The Japanese zelkova is a tough, drought-resistant residential shade tree. They are disease-resistant and often used as a substitute for elm trees because of their similar appearance.
As one of the most drought-tolerant plants in Utah, the juniper is a busy, native tree that produces small berries that serve as food for birds. It adds a beautiful, evergreen interest to any landscape.
This water-thrifty pine tree is a small tree that looks great in any landscape design. Common in the deserts of the Great Basin region, this tree is hardy in zones 4 to 8 and can tolerate hot, dry conditions.
Drought-Tolerant Ground Cover
Planting drought-tolerant ground covers add valuable vegetation to the area and a pop of color and texture to the landscape design. Some of these options are also great for areas where landowners want to remove & replace their grass with a more drought-tolerant turf option.
This low-growing ground cover has soft, feather-shaped leaves with flower stalks that grow upward. This drought-resistant plant quickly spreads to fill an area with green foliage and beautiful flowers.
Hens and Chicks
These low and slow-growing succulents fill in a landscape, growing in empty areas in rock gardens, stone paths, and rock walls. While hens and chicks aren’t a ground cover you can walk on, they make excellent plants for filling in a full-sun area of your garden landscape.
With many available varieties on the market, creeping thyme is a flat plan that spreads to cover the area like a carpet. As a bonus, bees love creeping thyme when it blooms.
With some of the most striking and perhaps heat-tolerant blooms in Utah, ice plants are excellent ground covers that beautify any space. They come in a wide variety of colors, too.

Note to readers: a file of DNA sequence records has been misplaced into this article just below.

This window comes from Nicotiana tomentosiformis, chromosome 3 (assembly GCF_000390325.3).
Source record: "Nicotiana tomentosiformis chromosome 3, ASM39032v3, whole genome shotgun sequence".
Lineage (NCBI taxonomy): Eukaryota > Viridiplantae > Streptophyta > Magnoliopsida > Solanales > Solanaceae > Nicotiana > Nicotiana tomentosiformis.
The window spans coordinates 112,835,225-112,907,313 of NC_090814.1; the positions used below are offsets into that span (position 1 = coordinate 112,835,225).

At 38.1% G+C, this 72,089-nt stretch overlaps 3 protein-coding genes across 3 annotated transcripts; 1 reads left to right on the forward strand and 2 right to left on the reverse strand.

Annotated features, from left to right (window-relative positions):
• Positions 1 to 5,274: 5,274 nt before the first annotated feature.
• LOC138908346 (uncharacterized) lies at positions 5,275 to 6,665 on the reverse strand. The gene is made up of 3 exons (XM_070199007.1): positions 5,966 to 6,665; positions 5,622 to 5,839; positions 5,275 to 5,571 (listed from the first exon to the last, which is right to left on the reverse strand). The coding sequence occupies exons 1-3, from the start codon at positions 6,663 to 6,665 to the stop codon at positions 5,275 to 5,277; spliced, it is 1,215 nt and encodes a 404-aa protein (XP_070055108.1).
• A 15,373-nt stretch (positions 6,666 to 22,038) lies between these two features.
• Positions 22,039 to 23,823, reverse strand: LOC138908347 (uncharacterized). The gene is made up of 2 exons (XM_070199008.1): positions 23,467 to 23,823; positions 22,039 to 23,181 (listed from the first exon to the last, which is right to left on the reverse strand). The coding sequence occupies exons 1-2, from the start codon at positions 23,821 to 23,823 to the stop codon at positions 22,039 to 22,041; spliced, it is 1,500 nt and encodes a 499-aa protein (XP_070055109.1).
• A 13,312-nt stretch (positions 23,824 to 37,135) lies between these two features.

The clover root system is a steady supply of nitrogen to the soil, which is beneficial for any plant growth in the area. White clover is drought-tolerant and will not overcrowd grass, making it a great addition to already-existing turf areas.
There are quite a few shrubs that are perfect for low-moisture environments such as Utah. Here are a few of our drought-resistant shrubs that can provide privacy, texture, and plenty of color around the yard.
Rose of Sharon
Established rose of Sharon plants can tolerate little moisture and are a stunning addition to any landscape. The shrub produces paper-like flowers that come in a variety of colors.
This low-maintenance deciduous shrub features fragrant purple flowers that bloom from mid-summer to mid-fall. It’s a showstopper that is a great focal point in any water-wise landscape.
This bushy purple plant is one of the most drought-tolerant plants in Utah. In fact, it thrives in dry, poor soil and rarely needs to be water once established. The spiky, purple foliage attracts many pollinators and is attractive in many landscapes.
While it’s one of the most common plants in the Utah landscape, it can be a stunning addition to any urban landscape. As a bonus, it only needs the rain that falls from the sky; there’s no need to give it any additional water.
Utah’s Water-Wise Landscape Design Experts
If you’re planning on creating your own drought-free oasis or a low-maintenance drought-tolerant front yard, trust the experts at Think Architecture. Our award-winning Utah landscape architects create innovative urban landscapes. These environmentally conscious landscape designs feature drought-tolerant plants that are native to Utah to ensure long-term sustainability. Contact us today to get started on your landscape design.